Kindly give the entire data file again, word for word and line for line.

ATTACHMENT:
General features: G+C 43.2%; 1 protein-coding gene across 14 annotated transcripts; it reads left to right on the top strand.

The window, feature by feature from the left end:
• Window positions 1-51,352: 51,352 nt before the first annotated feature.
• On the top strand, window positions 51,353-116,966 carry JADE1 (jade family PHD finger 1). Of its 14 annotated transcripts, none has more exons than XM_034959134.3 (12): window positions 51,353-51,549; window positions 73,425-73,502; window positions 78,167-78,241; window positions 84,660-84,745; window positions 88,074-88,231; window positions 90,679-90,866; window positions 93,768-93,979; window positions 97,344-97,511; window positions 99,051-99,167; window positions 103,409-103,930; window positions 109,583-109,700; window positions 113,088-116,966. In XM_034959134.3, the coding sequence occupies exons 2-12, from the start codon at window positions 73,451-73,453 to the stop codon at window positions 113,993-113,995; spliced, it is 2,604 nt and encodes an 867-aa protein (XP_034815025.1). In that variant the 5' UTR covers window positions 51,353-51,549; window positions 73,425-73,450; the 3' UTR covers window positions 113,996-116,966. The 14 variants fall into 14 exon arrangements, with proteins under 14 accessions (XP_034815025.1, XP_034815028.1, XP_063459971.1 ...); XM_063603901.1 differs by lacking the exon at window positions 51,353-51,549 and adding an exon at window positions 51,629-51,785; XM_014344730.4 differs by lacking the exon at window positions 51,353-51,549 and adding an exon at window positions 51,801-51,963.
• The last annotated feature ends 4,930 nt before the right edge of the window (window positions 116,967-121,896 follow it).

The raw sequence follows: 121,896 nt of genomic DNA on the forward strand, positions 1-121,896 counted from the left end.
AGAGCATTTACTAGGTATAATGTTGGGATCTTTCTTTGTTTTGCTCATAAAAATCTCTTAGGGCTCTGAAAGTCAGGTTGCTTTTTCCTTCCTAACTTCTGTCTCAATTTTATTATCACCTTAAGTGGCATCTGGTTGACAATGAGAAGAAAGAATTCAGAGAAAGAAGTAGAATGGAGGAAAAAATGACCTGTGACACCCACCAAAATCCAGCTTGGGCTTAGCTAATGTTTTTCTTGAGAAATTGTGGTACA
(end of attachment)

General features: G+C 43.2%; 1 protein-coding gene across 14 annotated transcripts; it reads left to right on the top strand.

The window, feature by feature from the left end:
• Window positions 1-51,352: 51,352 nt before the first annotated feature.
• On the top strand, window positions 51,353-116,966 carry JADE1 (jade family PHD finger 1). Of its 14 annotated transcripts, none has more exons than XM_034959134.3 (12): window positions 51,353-51,549; window positions 73,425-73,502; window positions 78,167-78,241; window positions 84,660-84,745; window positions 88,074-88,231; window positions 90,679-90,866; window positions 93,768-93,979; window positions 97,344-97,511; window positions 99,051-99,167; window positions 103,409-103,930; window positions 109,583-109,700; window positions 113,088-116,966. In XM_034959134.3, the coding sequence occupies exons 2-12, from the start codon at window positions 73,451-73,453 to the stop codon at window positions 113,993-113,995; spliced, it is 2,604 nt and encodes an 867-aa protein (XP_034815025.1). In that variant the 5' UTR covers window positions 51,353-51,549; window positions 73,425-73,450; the 3' UTR covers window positions 113,996-116,966. The 14 variants fall into 14 exon arrangements, with proteins under 14 accessions (XP_034815025.1, XP_034815028.1, XP_063459971.1 ...); XM_063603901.1 differs by lacking the exon at window positions 51,353-51,549 and adding an exon at window positions 51,629-51,785; XM_014344730.4 differs by lacking the exon at window positions 51,353-51,549 and adding an exon at window positions 51,801-51,963.
• The last annotated feature ends 4,930 nt before the right edge of the window (window positions 116,967-121,896 follow it).

The raw sequence follows: 121,896 nt of genomic DNA on the forward strand, positions 1-121,896 counted from the left end.
AGAGCATTTACTAGGTATAATGTTGGGATCTTTCTTTGTTTTGCTCATAAAAATCTCTTAGGGCTCTGAAAGTCAGGTTGCTTTTTCCTTCCTAACTTCTGTCTCAATTTTATTATCACCTTAAGTGGCATCTGGTTGACAATGAGAAGAAAGAATTCAGAGAAAGAAGTAGAATGGAGGAAAAAATGACCTGTGACACCCACCAAAATCCAGCTTGGGCTTAGCTAATGTTTTTCTTGAGAAATTGTGGTACA